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From the May/June 2004 Issue
The ABC's of Handling a Small Construction Defect Claim
Year after year Las Vegas ranks as the fastest growing city in the United States. In recent months that growth has become more frenzied than before. The new home market in Las Vegas has been described as "hyperactive." "There is virtually no standing new home inventory in Las Vegas, nor has there been for the past year." New home construction in Northern Nevada is likewise proceeding at an incredible pace. According to Sparks City Planner, Margaret Powell: "As we grow, we get more houses, more people and more code violations."
With demand for new homes being at such an extraordinary level and with entire subdivisions sprouting up in a matter of a few months, it comes as no surprise that everything is not always as it should be. Haste in home construction not only makes waste, it leads to mistakes. Construction problems can range from rather simple matters such as drawers that don't fit, uneven floor coverings or paint that is too thin. More serious defects include roofs and windows that leak, sheet-rock and stucco cracking and plumbing and air-conditioning deficiencies. Such problems can result in the growth of hazardous mold. Among the most costly defects to correct are those associated with soils problems such as expansive soil that swells when it absorbs water causing significant damage to the home.
In dealing with very minor claims, with repair costs less than say $2500 dollars, homeowners may be well advised to attempt to get the problems resolved on their own, following the procedures outlined below.
If the defect appears to be quite serious and you have never handled a residential construction defect case, you probably should consult with one of the attorneys who regularly does this type of work.
So, having read this article and having reviewed the statutes, you have decided that you are going to represent the Smith family who has come to you with a complaint that their home, that is less than two years old, has cracks in the stucco as well as cracks on the sheet-rock walls inside the home. Although you do not need an expert to put the builder on notice of the cracks in the home and start the time running for the builder to conduct an inspection and make a decision as to whether or not the builder is going to perform a repair, at some point you and the Smiths will need to know what is really causing the cracks and what is a proper repair. The cracks may result from framing deficiencies or they may be caused by soil movement, lack of proper compaction or perhaps expansive soils. The cracks could be caused by window or roof leaks allowing moisture into wall cavities causing swelling of framing members. There are other possible causes of such cracks.
Before you can advise your clients to sign a release, you must know what is actually going on. Hiring all the experts you might need to figure out this problem can be extremely expensive. At what time you bring experts in to figure this out on behalf of the Smiths is something that you will have to work out with them.
Whether or not you know the cause of the problem, you can start the legal process by drafting a letter to the builder describing what appears to be wrong and sending the letter to the builder by certified mail. The letter must state that it is being sent in compliance with NRS 40.645. The description of what is wrong does not have to be at all technical. "Cracks in exterior stucco and cracks in interior sheetrock walls and ceilings" is good enough.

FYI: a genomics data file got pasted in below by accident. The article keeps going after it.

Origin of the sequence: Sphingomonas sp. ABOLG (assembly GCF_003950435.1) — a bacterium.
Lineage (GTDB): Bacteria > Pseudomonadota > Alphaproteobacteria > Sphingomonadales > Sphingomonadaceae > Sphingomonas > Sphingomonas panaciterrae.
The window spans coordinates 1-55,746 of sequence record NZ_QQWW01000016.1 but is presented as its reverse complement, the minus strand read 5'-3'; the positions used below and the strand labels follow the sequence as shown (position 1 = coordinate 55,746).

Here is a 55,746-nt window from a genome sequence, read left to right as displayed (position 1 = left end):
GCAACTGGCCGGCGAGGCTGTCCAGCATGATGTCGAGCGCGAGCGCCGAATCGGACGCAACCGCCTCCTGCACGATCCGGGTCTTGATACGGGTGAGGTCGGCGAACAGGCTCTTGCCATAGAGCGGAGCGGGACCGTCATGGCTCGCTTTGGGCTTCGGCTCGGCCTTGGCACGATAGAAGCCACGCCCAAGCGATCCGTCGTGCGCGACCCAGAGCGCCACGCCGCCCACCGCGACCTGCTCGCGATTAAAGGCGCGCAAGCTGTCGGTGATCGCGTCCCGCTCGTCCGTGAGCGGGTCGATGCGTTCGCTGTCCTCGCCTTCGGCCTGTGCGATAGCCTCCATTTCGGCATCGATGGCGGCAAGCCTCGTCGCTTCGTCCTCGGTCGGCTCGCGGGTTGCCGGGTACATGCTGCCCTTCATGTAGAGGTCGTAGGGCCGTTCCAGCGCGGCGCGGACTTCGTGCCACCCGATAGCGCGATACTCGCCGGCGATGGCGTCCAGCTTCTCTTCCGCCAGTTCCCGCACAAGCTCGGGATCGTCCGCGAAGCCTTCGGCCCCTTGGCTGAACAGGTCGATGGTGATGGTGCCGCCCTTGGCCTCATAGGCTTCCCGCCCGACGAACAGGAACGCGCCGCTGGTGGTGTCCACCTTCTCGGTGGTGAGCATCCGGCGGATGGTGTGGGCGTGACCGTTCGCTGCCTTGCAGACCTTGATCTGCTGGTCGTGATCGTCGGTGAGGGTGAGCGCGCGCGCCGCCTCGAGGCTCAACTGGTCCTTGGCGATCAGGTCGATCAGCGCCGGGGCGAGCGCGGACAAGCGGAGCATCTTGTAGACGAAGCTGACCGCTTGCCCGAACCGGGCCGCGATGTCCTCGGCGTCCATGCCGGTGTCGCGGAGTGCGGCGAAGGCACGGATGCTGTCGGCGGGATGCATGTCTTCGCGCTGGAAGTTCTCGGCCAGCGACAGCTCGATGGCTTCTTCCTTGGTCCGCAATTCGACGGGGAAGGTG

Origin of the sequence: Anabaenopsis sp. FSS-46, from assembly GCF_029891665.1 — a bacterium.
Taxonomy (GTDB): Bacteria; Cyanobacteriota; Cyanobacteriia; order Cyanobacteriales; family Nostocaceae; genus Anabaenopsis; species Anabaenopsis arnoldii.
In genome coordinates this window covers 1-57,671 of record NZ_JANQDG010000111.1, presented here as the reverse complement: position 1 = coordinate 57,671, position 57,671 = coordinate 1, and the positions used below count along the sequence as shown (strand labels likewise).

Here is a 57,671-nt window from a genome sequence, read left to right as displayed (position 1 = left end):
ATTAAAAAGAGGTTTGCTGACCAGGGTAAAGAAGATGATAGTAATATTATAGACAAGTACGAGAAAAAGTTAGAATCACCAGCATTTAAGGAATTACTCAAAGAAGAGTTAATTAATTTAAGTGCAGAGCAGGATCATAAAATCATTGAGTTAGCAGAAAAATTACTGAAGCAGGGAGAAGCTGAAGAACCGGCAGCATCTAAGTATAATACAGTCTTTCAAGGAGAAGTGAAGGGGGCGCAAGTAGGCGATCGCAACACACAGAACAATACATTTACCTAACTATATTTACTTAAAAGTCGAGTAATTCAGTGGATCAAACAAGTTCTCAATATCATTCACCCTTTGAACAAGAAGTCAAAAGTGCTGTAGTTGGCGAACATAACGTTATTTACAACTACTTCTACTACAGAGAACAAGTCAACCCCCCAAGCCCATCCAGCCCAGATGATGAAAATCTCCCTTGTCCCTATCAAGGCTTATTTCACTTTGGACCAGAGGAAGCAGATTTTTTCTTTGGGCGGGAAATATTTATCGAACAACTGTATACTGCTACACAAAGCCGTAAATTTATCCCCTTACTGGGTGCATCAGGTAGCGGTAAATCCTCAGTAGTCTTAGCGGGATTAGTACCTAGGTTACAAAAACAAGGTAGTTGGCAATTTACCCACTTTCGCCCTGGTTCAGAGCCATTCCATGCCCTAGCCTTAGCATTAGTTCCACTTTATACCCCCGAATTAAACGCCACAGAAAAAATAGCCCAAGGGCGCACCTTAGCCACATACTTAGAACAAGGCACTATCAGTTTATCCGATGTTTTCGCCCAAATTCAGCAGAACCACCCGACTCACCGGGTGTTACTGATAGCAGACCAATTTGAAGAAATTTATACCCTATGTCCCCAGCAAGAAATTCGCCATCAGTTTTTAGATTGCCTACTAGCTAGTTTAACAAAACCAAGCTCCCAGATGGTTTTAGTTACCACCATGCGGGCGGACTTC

Within 30 days of receipt of the notice from you, the builder must put on notice whatever subcontractors he thinks may have responsibility. Once notified by the builder, the subcontractors have a total of 30 days within which to arrange for an inspection of the home. The builder and subcontractors are required to coordinate their inspections in a manner which minimizes inconvenience to the homeowner. Caution your clients of the need to cooperate in scheduling the inspections.
Within 90 days of receipt of the notice, the builder must provide a written response to the homeowner. The subcontractors who have been put on notice by the contractor must provide a written response within 90 days of their receipt of notice. The written response must advise you whether or not the builder or subcontractor has elected to repair the defect. If the repair is of such a nature that the home occupants would be required to move out during the period of repair, the notice from the builder and/or subcontractor must specify monetary compensation for temporary housing and for storage of household items. The written response may also include a proposal for monetary compensation in lieu of repair. On the other hand, the written response may disclaim any liability.
If either the builder or the subcontractor offers to do a repair, the Smiths need to let them do the repair if the Smiths want to preserve their legal rights against the builder. Neither you nor the Smiths get to tell the builder how to do the repair, nor do you want to. Nonetheless, the statute requires that the repairs can only be performed by licensed, bonded and insured contractors; that the work must be performed on reasonable dates and at reasonable times; that it be in compliance with the applicable building codes and that it be performed in a "good and workman like manner in accordance with the generally accepted standard of care." It is important to note that the repair work must be done in a manner not to increase the cost of maintenance of the residence. Whatever needs to be taken out or moved must be put back in at least the condition that it was in prior to the repair work. The statute specifies that the homeowner must be protected against mechanics' liens.